Tuesday, May 26, 2009
Yesterday Jessica and I rode the Yurikamome driverless bullet train.
I don't have any photos from this ride because I was filming from the "driver's seat". It looked very yesterday's idea of the future, with skyscrapers and a rail high above the city and everything being man made. I recommend.
Then we went to Roppongi Hills and the Tokyo City View observatory. The idea was to film and take fabulous photos of the Tokyo skyline. Unfortunately everything turned into crap, as it sometimes does.
Instead I took some pics of myself...
...and a few pics through a poorer kinda pay telescope.
Afterward we saw the The Kaleidoscopic Eye exhibition at the Mori Art Museum (included in the ticket) and had conveyor belt sushi. Both were equally good. I recommend.
Today we went to the Ryoji Ikeda retrospective at The Museum of Contemporary Art Tokyo (MOT). Another good exhibition and a very special museum.
The museum had a tranquil almost cultlike ambiance. Everything - both exhibitions and the museum in itself - was so well put together regarding light, sound and materials that it formed a strong experience of being a world of its own. Wherever you'd go silent guards dressed in black, many in face masks, would follow or watch you. The beautiful Northern design inspired restaurant with shadow play and waiters in white robes inspired a feeling of being at a rehab or spa run by an estheticly stringent hippie cult. I recommend.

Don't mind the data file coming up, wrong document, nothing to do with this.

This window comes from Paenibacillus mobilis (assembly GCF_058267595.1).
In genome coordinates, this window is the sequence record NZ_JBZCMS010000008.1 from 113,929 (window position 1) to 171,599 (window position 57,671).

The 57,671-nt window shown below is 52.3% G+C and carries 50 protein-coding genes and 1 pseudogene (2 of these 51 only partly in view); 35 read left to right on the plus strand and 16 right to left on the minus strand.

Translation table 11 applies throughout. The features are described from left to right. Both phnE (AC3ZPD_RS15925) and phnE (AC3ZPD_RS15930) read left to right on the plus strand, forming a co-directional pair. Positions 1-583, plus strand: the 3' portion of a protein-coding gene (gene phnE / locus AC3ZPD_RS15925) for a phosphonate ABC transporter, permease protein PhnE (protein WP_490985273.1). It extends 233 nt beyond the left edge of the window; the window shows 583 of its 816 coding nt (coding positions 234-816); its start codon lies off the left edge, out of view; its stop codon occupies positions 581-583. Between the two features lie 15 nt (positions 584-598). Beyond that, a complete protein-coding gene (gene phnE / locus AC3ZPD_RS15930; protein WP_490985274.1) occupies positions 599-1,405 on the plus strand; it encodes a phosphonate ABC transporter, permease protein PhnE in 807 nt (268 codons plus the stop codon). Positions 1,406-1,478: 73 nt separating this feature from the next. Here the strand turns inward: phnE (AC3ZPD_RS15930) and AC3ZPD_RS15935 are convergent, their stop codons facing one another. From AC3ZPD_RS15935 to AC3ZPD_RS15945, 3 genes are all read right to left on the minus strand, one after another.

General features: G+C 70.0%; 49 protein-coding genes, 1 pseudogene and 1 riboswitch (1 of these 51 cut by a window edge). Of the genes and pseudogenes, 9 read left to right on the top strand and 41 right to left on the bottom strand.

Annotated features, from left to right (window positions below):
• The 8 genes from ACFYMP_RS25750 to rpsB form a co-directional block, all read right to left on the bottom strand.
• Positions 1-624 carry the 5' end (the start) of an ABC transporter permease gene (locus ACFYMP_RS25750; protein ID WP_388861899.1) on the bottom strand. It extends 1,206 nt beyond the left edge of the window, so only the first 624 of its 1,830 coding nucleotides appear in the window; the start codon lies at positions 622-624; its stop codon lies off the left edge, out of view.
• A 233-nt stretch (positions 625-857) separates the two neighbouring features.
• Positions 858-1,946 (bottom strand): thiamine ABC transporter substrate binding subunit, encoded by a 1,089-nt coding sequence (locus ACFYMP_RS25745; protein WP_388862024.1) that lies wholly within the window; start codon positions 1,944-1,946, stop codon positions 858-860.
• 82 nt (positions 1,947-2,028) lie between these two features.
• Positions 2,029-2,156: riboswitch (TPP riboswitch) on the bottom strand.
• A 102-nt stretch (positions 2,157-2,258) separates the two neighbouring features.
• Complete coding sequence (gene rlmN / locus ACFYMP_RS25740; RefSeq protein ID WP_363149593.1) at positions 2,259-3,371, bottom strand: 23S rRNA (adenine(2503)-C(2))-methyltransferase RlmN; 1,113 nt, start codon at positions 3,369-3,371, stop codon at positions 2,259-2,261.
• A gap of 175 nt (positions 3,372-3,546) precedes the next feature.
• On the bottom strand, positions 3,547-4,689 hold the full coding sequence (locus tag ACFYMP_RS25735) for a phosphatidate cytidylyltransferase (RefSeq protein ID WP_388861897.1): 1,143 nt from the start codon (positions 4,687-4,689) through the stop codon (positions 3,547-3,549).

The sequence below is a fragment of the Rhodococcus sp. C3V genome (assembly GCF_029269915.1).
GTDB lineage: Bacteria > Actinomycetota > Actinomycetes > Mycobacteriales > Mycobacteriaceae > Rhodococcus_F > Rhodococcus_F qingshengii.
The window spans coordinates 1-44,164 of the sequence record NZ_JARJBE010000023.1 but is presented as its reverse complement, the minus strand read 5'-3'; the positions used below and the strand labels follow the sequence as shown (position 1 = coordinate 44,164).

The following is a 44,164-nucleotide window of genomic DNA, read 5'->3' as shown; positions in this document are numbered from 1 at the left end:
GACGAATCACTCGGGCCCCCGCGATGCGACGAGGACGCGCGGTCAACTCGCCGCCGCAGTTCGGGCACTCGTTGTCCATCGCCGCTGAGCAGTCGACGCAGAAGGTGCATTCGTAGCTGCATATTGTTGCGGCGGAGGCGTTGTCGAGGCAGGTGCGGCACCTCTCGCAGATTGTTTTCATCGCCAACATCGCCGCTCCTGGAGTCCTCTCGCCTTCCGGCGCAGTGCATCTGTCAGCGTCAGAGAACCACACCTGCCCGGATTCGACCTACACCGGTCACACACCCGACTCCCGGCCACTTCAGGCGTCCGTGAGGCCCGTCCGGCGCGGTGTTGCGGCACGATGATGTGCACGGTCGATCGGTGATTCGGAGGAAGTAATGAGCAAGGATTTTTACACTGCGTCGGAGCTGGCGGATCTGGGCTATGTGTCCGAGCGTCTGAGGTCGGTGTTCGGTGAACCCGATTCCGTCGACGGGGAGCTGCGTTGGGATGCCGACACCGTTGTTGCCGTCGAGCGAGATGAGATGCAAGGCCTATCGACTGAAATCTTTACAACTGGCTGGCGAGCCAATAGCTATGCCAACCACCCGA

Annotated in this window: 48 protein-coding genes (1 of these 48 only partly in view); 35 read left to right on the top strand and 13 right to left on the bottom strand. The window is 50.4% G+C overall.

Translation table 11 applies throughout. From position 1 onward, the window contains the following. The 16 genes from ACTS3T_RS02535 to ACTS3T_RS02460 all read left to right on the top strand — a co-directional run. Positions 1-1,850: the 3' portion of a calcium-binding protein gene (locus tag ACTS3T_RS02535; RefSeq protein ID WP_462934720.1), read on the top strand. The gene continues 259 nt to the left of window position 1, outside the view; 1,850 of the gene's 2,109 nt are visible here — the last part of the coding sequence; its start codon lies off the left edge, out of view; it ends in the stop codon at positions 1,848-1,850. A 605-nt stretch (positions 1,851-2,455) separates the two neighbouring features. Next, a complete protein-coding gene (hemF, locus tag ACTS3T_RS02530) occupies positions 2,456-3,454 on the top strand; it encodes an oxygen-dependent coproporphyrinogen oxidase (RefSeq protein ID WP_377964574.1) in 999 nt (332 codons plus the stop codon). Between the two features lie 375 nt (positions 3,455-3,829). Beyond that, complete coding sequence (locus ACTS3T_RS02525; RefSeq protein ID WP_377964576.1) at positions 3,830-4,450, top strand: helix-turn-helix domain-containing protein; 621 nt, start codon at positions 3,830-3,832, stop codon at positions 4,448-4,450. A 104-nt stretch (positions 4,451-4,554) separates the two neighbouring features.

Some general observations:
If you walk through a crowd, barely no one will as much as nudge you.
The crows sound like ducks.
There is a lot of noise and music - in the streets, in the shops, in the restaurants and particularly in the restrooms (probably to save you from hearing your own embarrassing sounds).
Following signs is very tricky, how they've been organized often seems almost counterproductive.
No one will pick your pocket, people don't even lock their doors, steeling seems unthinkable.
Shop keepers don't get annoyed with you if you walk around their tiny shop isles with a huge shoulder bag, or if you touch everything.
There's a lot of people employed for every job, whether it be construction or shop keeping or whatever.
You must take off your shoes before entering a fitting room.
...and then there's the veil.
You don't tip.
You can smoke indoors (and most restaurants will have smoking and non-smoking sections), but not outdoors in the streets. There are designated outdoor smoking areas.
If you're a (non-fish eating) vegetarian in Tokyo and you don't speak Japanese, you're up for a rough time.
If you're a (non-fish eating) vegetarian in Kyoto and you don't speak Japanese, you're up for a delicious time.
There are no public clocks or waste paper baskets and also very few joggers.
The restroom blowdryers are much stronger than ours.
Tomorrow - the last whole day of the journey - there might be this.